Foster well-being in children: 3 lessons from positive psychology

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The fundamental point of sending children to school has always been and will always be the same – a good life.

A subfield of psychology that examines the good life is positive psychology. Martin Seligman, the father of positive psychology, referred to the good life as using your signature strengths to produce authentic happiness.

The connection between using your strengths and being happy makes sense. This is not a new idea, but relatively new to psychological research.

For the past 150 years, the field of psychology focused on the identification and treatment of problems associated with thinking and behavior. This comes from the medical model of thinking where we identify and fix problems.

Since education deals with thinking and behavior, it is not surprising that teacher training involves coursework in educational psychology. This is a good thing, but also problematic when the underlying premise is what’s wrong with people.

I think we focus too much on the deficits of our children.

It’s the start of a new year. Whether you make resolutions or not, let’s commit to focusing less attention on what’s wrong with kids and more on what’s right.

God endowed every child with unique gifts and created him or her for a purpose. While that purpose may not always fit within the narrow confines of how schools define success, the connection between using your strengths and happiness is well established. It is no surprise that if children are not utilizing their strengths in school, they will be unhappy.

Although we don’t set out to ignore the well-being of children in schools, it may result from mandating top-down initiatives that force teachers into boxes. If we don’t allow a teacher to think for herself, how can we expect her to empower a student to think for himself?

There are three lessons from positive psychology that I believe can help us, as both parents and teachers, foster the well-being of children. These key concepts are being explored in schools around the world and include grit, curiosity, and a growth mindset.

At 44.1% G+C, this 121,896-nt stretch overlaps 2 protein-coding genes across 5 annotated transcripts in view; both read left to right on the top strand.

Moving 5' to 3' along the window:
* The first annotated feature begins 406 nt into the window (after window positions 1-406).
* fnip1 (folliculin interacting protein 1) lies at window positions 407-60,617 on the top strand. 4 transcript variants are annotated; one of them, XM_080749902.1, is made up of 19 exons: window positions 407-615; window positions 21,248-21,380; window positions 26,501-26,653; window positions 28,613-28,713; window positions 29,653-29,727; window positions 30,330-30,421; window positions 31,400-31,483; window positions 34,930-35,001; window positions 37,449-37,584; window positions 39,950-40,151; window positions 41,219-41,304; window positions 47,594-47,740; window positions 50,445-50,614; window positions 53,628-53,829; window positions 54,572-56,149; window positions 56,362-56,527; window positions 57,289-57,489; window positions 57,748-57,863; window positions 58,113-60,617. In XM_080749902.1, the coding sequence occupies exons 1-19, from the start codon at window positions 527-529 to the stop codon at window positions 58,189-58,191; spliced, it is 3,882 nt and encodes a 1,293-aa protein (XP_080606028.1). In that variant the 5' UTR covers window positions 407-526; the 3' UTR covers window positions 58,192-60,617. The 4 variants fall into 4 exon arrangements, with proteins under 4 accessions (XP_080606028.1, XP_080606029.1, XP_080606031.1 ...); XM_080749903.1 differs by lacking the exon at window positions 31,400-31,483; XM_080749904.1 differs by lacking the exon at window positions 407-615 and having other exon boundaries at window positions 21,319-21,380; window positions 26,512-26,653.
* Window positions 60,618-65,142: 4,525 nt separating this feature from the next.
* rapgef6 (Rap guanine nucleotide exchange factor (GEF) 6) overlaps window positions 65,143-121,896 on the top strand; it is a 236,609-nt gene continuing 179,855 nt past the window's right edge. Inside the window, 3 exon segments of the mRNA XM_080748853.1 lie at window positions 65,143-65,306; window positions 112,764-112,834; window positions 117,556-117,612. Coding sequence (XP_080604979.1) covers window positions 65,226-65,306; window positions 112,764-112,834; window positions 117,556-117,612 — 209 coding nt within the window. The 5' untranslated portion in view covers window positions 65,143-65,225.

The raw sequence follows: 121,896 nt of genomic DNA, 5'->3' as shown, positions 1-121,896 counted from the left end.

1. Praise effort rather than results to help children develop Grit

Dr. Angela Duckworth, from the University of Pennsylvania, has been studying resilience and perseverance to long-term goals. She found that grit is a better indicator of success than IQ or talent. These non-cognitive traits are critical to both academic and personal achievement. However, we don’t focus nearly enough time fostering this form of intrinsic motivation in children. From helicopter parenting to common core standards in schools, we have not only set the destination for success, we prescribe every step of the path. We have become so results-oriented and protective that our children miss out on opportunities to develop resilience. While results are important, let’s not allow things such as common core standards to squash the hopes and dreams of our children. Instead of praising the results of achievement, focus more energy this year on praising the effort that went into a project and reinforcing the lessons learned from mistakes.

  1. Make children look for the answers to develop Curiosity

How much time do you spend asking your children or students questions? Inquiry-based instruction starts with problems, questions, or scenarios that ignite curiosity. Instilling curiosity in students encourages their desire to learn. When students are magnetized by a new idea or a new situation and are compelled to explore further, regardless of external rewards, they can be said to be truly motivated. Inquiry-based learning is also fundamental to the development of higher order thinking skills. When our primary goal is helping students pass a standardized test, our focus shifts from fostering curiosity to promoting conformity. While our public school teachers cannot escape the perils of standardization today, they can try to swim upstream by asking as many questions as they provide facts. While we have to get students ready for tests, that is not all we have to do. Good AP teachers know they have to instill concepts to help students pass a test, but they also set the conditions along the way to help students become passionate about their subject by asking the right questions or posing projects in the form of problems.

  1. Use if-then statements to promote a Growth Mindset

Someone with a fixed mindset believes intelligence is static, whereas someone with a growth mindset finds opportunities to develop intelligence. Another problem with standardization in schools is that children can believe their potential is limited. While the destination of education today is noble – we want kids to achieve, the journey we take them on is flawed. We do not promote a growth mindset enough in our children by helping them realize their potential is not limited to numerical grades and test scores. However, we know that a growth mindset is a predictor of academic success and is positively correlated with motivation, grades, and test scores. So if we want kids to pass tests, we should focus more on getting students to use if-then statements to trigger foresight and planning, the executive functioning skills that are so necessary to higher order thinking.

We all want our children to be happy. We want them to have a good life. Let’s commit to providing them with the right tools they need to make that happen. Those tools are not facts they will forget from tests, they include grit, curiosity, and a growth mindset.

At the end of the day what separates successful students from unsuccessful students is whether or not they believe their abilities can be developed or are fixed. Allow the strengths of our children to form their path toward happiness, well-being, and success.

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